First, cities and states pour public money into tax breaks and other enticements to bring a factory in. Yet for every nine auto-fenders (or other non-lethals like shoes, clothing, or furniture), our factories put out one rifle barreI. It isn’t just the National Rifle Association’s corruption that makes weapons so profitable. About 10 percent of our manufactured products go to our Dept. of Defense, its purchases a dependable cash cow for corporations.

 The military industrial complex that President Eisenhower first warned us about continues to be “good for the economy,” depending on how you define good. Since the Cold War, the US outstripped other countries with our weapons exports and sales amounts, selling to 100 different countries. It’s no coincidence that top weapons’ exporters, the US, Russia, China, France and Germany are all “permanent members” of the most powerful group in the United Nations: the UN Security Council. As such, the US and they have veto powers over other rotating national members—and also a damning conflict of interest.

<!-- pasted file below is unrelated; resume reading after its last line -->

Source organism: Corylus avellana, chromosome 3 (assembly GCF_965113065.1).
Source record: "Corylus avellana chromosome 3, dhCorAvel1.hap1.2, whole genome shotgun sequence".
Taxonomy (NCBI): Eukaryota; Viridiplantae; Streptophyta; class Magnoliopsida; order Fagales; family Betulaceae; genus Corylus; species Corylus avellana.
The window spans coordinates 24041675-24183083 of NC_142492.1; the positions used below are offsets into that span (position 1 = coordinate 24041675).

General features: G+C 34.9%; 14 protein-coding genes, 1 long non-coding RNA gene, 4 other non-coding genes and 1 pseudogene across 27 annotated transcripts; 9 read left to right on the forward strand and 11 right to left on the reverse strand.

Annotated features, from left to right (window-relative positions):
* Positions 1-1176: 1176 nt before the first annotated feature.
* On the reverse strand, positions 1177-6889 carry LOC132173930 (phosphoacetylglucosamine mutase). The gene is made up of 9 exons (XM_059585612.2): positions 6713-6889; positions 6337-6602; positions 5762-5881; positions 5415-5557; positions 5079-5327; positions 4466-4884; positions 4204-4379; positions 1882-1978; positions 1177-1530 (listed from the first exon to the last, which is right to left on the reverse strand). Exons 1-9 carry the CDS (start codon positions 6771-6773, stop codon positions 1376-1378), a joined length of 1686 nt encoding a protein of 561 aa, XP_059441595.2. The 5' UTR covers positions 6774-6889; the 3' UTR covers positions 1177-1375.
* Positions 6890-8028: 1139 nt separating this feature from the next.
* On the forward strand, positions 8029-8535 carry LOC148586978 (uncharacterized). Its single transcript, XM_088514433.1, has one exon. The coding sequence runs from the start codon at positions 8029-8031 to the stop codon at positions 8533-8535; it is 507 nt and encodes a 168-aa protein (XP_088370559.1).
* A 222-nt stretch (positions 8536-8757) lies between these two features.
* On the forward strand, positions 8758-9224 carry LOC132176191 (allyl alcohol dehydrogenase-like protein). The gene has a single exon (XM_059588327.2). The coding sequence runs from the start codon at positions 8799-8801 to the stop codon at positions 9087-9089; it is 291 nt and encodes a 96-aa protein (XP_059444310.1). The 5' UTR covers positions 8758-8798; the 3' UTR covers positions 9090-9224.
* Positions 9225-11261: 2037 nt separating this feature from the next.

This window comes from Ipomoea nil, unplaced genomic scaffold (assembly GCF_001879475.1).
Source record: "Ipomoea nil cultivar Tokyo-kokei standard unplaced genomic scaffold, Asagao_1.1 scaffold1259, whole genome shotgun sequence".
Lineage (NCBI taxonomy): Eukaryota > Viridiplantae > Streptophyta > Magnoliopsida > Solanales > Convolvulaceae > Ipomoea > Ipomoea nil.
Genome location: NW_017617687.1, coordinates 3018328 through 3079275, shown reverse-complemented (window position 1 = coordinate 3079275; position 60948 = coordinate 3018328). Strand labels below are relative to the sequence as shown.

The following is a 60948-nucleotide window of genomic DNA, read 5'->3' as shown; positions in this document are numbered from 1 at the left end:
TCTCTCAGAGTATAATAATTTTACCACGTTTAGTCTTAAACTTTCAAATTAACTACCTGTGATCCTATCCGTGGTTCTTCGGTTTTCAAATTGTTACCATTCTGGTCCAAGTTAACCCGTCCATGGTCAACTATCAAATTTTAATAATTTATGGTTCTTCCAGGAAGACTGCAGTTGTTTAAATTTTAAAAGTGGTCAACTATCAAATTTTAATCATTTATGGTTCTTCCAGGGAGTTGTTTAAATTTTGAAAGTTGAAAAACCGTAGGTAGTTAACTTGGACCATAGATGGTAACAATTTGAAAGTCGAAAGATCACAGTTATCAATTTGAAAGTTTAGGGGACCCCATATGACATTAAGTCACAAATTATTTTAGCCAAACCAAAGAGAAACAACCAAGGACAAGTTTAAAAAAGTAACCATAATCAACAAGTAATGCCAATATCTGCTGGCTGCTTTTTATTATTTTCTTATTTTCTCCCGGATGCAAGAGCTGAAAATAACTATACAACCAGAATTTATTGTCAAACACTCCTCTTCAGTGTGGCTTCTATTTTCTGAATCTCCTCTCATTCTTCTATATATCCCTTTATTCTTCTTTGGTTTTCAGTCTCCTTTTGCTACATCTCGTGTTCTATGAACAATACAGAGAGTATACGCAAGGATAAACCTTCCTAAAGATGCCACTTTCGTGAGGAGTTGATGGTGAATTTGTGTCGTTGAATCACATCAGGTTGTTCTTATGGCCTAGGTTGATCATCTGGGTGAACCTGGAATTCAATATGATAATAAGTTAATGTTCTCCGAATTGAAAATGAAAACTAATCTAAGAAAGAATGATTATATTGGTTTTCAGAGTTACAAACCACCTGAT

Ten Countries export 90 percent of global weapons sales, according to SIPRI, and its latest study find heavy weaons systems sales at their highest level since the Cold War in 1991. The five countries who dominate the UN Security Council sell 74 percent, but the US leads all.

Ten Countries export 90 percent of global weapons sales, according to SIPRI, and its latest study find heavy weaons systems sales at their highest level since the Cold War in 1991. The five countries who dominate the UN Security Council sell 74 percent, but the US leads all.

In the chart above, based on the latest report from SIPRI (The Stockholm International Peace Research Institute), the five biggest exporter nations account for 74 percent of sales—but none comes close to the US. The five biggest weapons manufacturers are based in the US, says Business Insider, listing them in order: Lockheed Martin Corporation, Boeing, Raytheon, General Dynamics and Northrop Grumman.

Another report from Irina Ivanova with CBSN’s Moneywatch says our nation sold a total of $55.6 billion of weapons worldwide in the fiscal year that ended Sept. 30 — up 33 percent from the previous fiscal year, and a near record. Who is our biggest customer? Who else but the Saudis?  In 2017, the U.S. cleared some $18 billion in new Saudi arms deals. Like our Babbitt, the Princes of the world use the press for glossy ads, but murder truth.